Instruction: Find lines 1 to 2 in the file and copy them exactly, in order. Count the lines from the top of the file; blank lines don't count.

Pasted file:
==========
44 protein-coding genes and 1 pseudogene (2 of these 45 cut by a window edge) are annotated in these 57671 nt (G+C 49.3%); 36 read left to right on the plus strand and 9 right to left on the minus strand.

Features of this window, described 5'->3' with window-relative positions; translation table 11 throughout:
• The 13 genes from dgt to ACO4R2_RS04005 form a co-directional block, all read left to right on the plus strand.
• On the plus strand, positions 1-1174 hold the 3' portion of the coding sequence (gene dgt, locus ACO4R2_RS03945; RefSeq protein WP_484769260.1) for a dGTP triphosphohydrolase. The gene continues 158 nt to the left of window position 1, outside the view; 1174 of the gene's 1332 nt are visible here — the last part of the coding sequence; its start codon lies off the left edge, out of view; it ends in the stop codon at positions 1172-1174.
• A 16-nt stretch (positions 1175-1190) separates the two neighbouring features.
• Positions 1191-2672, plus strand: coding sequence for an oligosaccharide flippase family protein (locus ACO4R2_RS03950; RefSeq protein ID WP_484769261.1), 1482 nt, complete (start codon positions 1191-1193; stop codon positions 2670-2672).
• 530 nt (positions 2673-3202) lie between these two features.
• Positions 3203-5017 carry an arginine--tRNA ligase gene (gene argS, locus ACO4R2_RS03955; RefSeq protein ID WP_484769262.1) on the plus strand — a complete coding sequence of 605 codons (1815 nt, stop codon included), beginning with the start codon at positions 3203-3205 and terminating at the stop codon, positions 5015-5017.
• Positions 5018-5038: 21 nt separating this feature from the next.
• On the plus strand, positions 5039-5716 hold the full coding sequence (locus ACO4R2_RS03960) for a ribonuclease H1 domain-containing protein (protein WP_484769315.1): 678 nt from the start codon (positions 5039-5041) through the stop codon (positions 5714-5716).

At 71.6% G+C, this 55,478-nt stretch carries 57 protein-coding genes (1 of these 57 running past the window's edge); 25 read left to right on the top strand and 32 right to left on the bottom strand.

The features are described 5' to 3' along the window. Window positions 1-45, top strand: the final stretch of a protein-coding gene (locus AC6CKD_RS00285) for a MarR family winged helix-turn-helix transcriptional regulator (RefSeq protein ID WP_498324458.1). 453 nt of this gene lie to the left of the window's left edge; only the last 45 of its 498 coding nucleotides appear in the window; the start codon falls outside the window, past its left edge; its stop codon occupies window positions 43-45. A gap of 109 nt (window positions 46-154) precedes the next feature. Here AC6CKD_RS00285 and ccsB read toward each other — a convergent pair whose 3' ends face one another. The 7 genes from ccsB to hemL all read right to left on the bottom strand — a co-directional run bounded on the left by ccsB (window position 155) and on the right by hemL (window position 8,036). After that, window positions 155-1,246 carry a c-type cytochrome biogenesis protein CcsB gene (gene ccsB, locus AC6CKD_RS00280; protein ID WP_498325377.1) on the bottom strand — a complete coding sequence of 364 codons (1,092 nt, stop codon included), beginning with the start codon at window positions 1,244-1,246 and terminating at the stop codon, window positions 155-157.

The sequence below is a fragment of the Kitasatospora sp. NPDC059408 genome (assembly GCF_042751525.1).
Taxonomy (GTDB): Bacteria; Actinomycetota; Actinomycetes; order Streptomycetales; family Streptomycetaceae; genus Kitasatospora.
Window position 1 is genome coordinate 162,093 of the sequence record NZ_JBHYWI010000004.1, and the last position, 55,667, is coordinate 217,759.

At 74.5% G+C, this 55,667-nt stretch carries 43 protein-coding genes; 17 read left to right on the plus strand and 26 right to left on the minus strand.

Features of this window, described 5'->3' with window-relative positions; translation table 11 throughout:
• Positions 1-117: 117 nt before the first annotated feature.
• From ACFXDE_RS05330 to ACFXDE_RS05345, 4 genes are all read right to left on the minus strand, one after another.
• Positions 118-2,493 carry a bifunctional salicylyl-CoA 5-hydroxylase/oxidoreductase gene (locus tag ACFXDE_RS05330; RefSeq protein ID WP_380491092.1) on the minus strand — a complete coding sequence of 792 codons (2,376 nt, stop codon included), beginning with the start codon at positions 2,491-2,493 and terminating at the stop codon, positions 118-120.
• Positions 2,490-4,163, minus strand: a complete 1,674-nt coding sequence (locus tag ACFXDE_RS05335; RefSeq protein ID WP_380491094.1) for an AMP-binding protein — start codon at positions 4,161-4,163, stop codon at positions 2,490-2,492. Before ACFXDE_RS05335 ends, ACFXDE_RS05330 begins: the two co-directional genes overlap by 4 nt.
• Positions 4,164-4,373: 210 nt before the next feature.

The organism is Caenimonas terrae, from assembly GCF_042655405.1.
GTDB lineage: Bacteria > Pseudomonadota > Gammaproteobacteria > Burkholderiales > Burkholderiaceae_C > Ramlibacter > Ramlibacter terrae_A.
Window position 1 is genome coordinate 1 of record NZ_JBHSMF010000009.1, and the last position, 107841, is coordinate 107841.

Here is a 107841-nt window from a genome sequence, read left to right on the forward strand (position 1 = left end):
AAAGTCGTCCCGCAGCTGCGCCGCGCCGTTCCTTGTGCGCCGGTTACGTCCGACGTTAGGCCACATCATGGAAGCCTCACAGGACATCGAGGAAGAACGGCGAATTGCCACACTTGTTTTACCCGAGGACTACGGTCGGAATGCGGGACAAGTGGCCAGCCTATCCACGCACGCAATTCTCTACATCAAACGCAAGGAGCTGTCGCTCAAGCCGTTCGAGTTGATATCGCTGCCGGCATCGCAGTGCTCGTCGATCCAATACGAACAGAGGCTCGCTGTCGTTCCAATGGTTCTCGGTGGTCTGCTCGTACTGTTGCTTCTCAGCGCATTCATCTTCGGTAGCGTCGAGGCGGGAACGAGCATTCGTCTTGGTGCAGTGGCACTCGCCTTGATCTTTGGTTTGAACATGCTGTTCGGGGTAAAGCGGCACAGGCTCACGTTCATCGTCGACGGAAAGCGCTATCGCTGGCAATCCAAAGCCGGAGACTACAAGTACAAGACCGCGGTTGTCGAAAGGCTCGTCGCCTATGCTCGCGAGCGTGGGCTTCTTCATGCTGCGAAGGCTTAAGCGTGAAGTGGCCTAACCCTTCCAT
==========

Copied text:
44 protein-coding genes and 1 pseudogene (2 of these 45 cut by a window edge) are annotated in these 57671 nt (G+C 49.3%); 36 read left to right on the plus strand and 9 right to left on the minus strand.

Features of this window, described 5'->3' with window-relative positions; translation table 11 throughout: